Listen here!

Monday, January 16, 2012

An Experiment


I'm going to try recording myself playing tunes with melody, harmony, chords, etc., all by me. You can hear my first (somewhat wanting) attempt at the bottom of this post.


I love my fiddle. I've been playing for years, and when I've done a lot of it, it's probably been the best part of my life. Now isn't one of those times though. I have limited resources like time and energy, and right now, there's not much to spare. I'm not entirely complaining- I'm do other awesome things, which I don't want to give up. I study math and computer science at MIT (that's not supposed to be easy) and I organize educational programs like Splash with MIT ESP ( and it's big sibling LU ( And I love doing these things.

Being busy does, however, mean that when jams happen on weekday evenings, I'm usually trying to finish a problem set for the next day, or fix a bug on the ESP website, and since I'm not playing with other people and learning new tunes much, my practice time, when it happens, tends to end with me running out of things I want to play and deciding to go to sleep. On a subtler level, the other things demanding my time are more structured and goal oriented. If I do my homework, I get good grades, and if I implement a new feature for the ESP website, my friends thank me. If I spend more time fiddling I... get better at fiddling.

This situation isn't what I want though. Eventually, I want friends who play in my living room every weekend and maybe a band that plays the occasional dance, and who needs other hobbies? I'm fine back-burnering that a little while I'm at MIT- as I said, I'm doing awesome things. But I also want to spend nonzero time on music now, and I think I can manipulate myself into doing way better at that than I have been.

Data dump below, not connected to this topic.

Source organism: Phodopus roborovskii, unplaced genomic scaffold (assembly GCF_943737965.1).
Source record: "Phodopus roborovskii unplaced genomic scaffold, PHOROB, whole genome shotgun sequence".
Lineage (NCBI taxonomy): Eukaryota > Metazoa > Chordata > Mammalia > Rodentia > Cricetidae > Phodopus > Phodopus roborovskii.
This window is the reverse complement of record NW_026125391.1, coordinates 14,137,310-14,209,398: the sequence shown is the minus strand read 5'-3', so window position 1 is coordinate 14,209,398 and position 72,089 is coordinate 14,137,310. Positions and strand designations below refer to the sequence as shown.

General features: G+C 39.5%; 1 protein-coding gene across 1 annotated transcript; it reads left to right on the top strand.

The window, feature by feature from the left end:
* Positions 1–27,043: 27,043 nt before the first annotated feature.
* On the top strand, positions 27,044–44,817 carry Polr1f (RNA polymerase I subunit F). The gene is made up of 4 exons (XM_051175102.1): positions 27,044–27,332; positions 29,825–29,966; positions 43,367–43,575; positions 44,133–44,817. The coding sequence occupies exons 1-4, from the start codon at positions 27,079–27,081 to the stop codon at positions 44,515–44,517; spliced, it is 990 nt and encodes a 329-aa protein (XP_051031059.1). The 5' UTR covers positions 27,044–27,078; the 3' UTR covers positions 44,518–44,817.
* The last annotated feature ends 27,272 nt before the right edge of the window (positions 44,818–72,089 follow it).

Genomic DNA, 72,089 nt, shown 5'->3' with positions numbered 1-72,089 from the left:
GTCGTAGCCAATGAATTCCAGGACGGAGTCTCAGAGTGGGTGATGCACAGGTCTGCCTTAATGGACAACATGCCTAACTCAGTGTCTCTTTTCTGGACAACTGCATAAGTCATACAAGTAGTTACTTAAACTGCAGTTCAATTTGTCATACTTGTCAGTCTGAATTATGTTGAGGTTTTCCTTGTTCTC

1. Newly restrung fiddle and newly rehaired bow. (Aside- this winter is the first time I've gotten my bow rehaired and been able to feel the difference. And the new hair felt fantastic! I was so excited.)

2. One candy-apple-red piano accordion, including sticky key (high A).

3. A partly constructed nyckelharpa somewhere in Sweden, which I should get (completed) sometime in March.

4. The copy of Audacity I installed when I digitized my mom's record collection before coming to college (I basically didn't think could live a year without listening to scratchy recordings of Peter Paul and Mary or Holly Near. No comment on how that turned out, but I've gradually acquired non-scratchy recordings of all my favorite hippie folk singers).

5. My winter holiday present of headphones (finally) nice enough to allow me to listen to music which balances what I'm playing. Before, my own playing would always drown out the recording.


The general idea is this: I know a fiddler who has my skill level, my taste in music, and (importantly) my schedule. And that's me.

I'll simulate playing with myself by recording multiple tracks of myself playing. This will give me practice playing accompaniment parts, which is more interesting and challenging than just playing melodies over and over. I'll post recordings here, along with comments. This will motivate me to polish my work until it's something I'm actually proud of, allow me to share it with others, and give me a record of what I've done. Good plan, right?

Results (preliminary):

I've made a few recordings (enough to be convinced that it's going to work), but only one in any state to show off. It's not awesome- syncing myself up was not trivial, and I didn't do fifteen takes to get it just right, but I do think I sound like a decent sort of amateur Scandi group, if not a well rehearsed one. I do think the next one can be a lot better though.

I don't know what the tune is called, but it's the first part of a march I learned from my old group, Ingevalds Spelman (the second part was messier). I found the chords and harmony by ear, although mostly when I was playing it with real people.

Without further ado, click here to listen!